If MEA President Iris Salters can convince NEA President Dennis Van Roekel to back the MEA financially in this battle, the Michigan Republican Party will find itself holding a dull knife in the middle of a gun fight. According to disclosures filed with the U.S. Department of Labor, the NEA has 3.2 million members nationally, and brought in a billion dollars in dues between 2007-2010.
A2Politico asked the Chair of the Michigan Democratic Party, Mark Brewer, if his group will now support the MEA in its efforts to recall Republican Rick Snyder. Brewer’s spokesman, John Tramontana, sent along Brewer’s tight-lipped answer via email: “We do not disclose internal strategic discussions.”
On May 17, 2011 A2Politico posted a piece titled, “Michigan Dem Party Ignores Recall Efforts—MDP Facebook Page Bombarded By Furious Dems.” In that piece it was reported that:
On May 11th, Eclectablog posted an item that should let Michigan Democrats know exactly how far the Michigan Democratic Party is prepared to go to lend support to the efforts to repeal the Emergency Financial Manager legislation and the various recall efforts against Governor Rick Snyder and nine Republican state legislators. Chris Savage, the Ecletablogger writes:
Michigan Democratic Party chair, Mark Brewer met with at least some Benton Harbor City Commissioners this week. By now, you’ve probably hear that these Commissioners have been relieved of duty by Emergency Financial Manager (EFM) Joseph Harris.
At that meeting, I am told, Brewer stated that the MDP will not be supporting any of the recall efforts around the state to recall vulnerable Republicans and Governor Rick Snyder or the effort to citizens’ effort to repeal the new EFM law.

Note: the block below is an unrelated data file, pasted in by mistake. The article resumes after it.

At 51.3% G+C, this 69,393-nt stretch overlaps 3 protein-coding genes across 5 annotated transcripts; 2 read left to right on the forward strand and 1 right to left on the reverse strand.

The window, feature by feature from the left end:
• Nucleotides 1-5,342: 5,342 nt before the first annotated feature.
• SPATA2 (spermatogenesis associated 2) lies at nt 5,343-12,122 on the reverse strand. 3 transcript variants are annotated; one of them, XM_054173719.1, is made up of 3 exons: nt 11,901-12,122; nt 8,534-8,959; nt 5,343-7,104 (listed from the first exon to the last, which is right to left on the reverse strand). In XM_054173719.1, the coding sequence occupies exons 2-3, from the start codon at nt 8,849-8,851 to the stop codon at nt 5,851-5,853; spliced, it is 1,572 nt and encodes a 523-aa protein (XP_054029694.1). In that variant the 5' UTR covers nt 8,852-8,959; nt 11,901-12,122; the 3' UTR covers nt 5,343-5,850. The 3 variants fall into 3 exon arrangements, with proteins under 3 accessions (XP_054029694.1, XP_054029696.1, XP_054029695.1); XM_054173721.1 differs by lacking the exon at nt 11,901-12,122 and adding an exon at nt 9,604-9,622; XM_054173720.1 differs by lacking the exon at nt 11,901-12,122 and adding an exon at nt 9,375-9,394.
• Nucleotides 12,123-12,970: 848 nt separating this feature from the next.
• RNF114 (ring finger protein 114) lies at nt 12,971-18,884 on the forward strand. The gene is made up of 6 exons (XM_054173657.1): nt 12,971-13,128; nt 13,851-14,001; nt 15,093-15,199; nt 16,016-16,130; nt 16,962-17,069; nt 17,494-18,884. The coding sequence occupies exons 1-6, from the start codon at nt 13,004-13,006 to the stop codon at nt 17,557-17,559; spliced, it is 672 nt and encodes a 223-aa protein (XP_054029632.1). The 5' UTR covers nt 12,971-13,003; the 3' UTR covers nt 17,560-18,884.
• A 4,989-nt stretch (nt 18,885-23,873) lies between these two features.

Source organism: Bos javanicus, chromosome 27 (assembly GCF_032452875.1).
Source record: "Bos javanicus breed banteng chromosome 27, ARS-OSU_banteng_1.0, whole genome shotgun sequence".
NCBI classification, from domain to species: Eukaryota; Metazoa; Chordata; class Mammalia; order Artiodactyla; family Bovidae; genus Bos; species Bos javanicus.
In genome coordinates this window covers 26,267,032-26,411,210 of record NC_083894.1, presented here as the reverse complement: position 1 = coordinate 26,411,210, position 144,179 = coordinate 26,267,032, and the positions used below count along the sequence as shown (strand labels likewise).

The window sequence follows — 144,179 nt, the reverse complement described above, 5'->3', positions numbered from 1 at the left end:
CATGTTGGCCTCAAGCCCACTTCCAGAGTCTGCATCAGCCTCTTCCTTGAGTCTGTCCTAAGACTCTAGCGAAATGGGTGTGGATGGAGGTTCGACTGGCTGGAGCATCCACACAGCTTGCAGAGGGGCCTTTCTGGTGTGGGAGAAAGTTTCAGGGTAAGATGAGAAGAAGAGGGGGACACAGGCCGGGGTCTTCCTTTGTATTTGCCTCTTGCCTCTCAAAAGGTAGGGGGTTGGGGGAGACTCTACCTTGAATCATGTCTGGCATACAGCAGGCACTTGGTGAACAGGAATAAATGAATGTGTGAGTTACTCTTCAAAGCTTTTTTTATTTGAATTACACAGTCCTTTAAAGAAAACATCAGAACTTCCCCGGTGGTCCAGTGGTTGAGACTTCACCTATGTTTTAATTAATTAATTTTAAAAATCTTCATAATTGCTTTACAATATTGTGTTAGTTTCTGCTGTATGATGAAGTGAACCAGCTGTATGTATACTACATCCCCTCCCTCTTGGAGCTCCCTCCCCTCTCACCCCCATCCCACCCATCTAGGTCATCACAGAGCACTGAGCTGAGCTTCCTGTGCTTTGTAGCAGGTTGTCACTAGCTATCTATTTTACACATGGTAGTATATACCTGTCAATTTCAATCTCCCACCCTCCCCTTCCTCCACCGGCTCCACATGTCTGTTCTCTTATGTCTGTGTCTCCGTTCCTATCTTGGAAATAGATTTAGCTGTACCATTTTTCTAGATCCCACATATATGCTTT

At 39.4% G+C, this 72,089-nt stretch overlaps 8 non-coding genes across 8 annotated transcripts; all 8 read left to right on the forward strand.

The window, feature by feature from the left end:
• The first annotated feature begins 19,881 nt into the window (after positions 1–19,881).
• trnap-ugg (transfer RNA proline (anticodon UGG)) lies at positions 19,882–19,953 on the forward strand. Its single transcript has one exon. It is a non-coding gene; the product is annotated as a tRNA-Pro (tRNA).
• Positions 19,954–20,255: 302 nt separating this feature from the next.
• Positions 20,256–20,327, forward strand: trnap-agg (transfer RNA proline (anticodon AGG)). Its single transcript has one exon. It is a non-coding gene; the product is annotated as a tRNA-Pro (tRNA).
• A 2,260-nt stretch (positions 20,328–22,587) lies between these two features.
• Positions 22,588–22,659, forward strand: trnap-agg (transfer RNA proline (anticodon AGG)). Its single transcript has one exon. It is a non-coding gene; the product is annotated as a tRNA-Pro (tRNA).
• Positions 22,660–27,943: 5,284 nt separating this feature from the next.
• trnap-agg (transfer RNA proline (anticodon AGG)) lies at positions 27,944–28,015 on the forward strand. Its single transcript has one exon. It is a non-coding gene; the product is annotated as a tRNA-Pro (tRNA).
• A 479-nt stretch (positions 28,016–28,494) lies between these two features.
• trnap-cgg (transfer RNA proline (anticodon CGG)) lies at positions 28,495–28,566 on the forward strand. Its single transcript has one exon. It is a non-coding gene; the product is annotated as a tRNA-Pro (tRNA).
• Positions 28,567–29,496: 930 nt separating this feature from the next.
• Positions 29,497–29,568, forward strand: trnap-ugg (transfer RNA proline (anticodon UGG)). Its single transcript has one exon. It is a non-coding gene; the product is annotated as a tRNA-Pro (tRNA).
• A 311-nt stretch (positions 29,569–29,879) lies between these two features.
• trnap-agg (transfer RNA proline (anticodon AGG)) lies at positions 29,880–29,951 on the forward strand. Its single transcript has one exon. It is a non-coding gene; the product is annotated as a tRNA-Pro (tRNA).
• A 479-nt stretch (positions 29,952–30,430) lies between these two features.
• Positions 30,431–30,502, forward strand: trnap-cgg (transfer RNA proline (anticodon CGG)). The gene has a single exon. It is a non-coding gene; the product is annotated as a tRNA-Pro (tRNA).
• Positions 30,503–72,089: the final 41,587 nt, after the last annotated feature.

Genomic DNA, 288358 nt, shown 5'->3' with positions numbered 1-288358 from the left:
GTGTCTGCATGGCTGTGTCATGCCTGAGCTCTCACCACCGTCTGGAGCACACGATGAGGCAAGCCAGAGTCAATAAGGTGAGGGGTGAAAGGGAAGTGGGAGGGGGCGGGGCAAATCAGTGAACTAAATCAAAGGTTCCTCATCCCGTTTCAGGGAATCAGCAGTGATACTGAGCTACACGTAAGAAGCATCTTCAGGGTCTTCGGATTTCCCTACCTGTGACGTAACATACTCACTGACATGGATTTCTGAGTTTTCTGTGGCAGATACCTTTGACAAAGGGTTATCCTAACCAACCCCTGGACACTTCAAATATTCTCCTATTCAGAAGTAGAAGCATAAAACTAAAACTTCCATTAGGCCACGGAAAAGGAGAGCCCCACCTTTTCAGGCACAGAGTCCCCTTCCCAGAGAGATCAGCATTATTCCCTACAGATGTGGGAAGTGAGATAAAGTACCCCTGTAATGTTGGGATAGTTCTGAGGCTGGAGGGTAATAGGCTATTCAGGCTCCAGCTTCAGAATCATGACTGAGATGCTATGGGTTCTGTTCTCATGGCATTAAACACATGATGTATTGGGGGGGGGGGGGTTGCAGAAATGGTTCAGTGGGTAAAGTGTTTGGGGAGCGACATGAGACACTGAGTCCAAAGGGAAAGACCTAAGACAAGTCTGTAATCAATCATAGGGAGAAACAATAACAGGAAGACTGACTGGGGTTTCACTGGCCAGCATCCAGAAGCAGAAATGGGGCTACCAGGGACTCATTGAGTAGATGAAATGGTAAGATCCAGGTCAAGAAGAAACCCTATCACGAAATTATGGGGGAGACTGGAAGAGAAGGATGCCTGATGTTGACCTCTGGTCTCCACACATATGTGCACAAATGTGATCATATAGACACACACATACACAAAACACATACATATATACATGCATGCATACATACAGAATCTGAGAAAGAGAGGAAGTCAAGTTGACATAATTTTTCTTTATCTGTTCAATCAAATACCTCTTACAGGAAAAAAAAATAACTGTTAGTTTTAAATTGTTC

In a May 2011 piece about MEA financed attack ads aimed at Republican legislators who had voted to cut state education funding, A2Politico reported:
The Michigan Education Association, an affiliate of the National Education Association, took in over $199,000,000 in 2010, including dues from its 153,000 members who pay $620 each per year for representation. In 2010, according to documents filed with the U.S. Department of Labor, the organization spent $3.8 million on political activities, including lobbying…In the 2010 elections, the MEA donated a total of $1.041 million dollars to 315 Democratic and 67 Republican candidates. To put the MEA’s $1.041 million dollars in donations into perspective, Republican Rick Snyder self-funded $5.88 million dollars of his $11 million dollar campaign, and the Republican Governors Association, in Washington, DC., donated $5.21 million to candidates in Michigan, primarily through a $5.2 million dollar donation to the Michigan Republican Party. The Michigan House Democratic Fund spent $3 million dollars supporting 22 candidates for state office.
In April, Governor Snyder sent a lawyer to the Washtenaw County Building, where three county employees were set to determine whether the language on the recall petition was valid. In a 2-1 vote, the language was approved and the recall effort began to organize in earnest. Through his spokesperson, Governor Snyder told the media that he was taking the recall efforts “seriously.” When questioned by reporters about mass protests at the State Capitol Building, Snyder said the protests were “Democracy in action.”
No doubt, with the entry of the Michigan Education Association into the recall battles being waged by Michigan citizens across the state, Michigan’s Governor, as well as the 20 Republicans targeted are going to take the efforts much more seriously. Between now and August, when the Committee to Recall Rick Snyder expects to have gathered 1.1 million signatures, Snyder will get to experience what Democracy in action looks like when it’s being waged by one of the most experienced, best financed, and most powerful political players in the state of Michigan in solidarity with a grassroots effort led by citizens state-wide.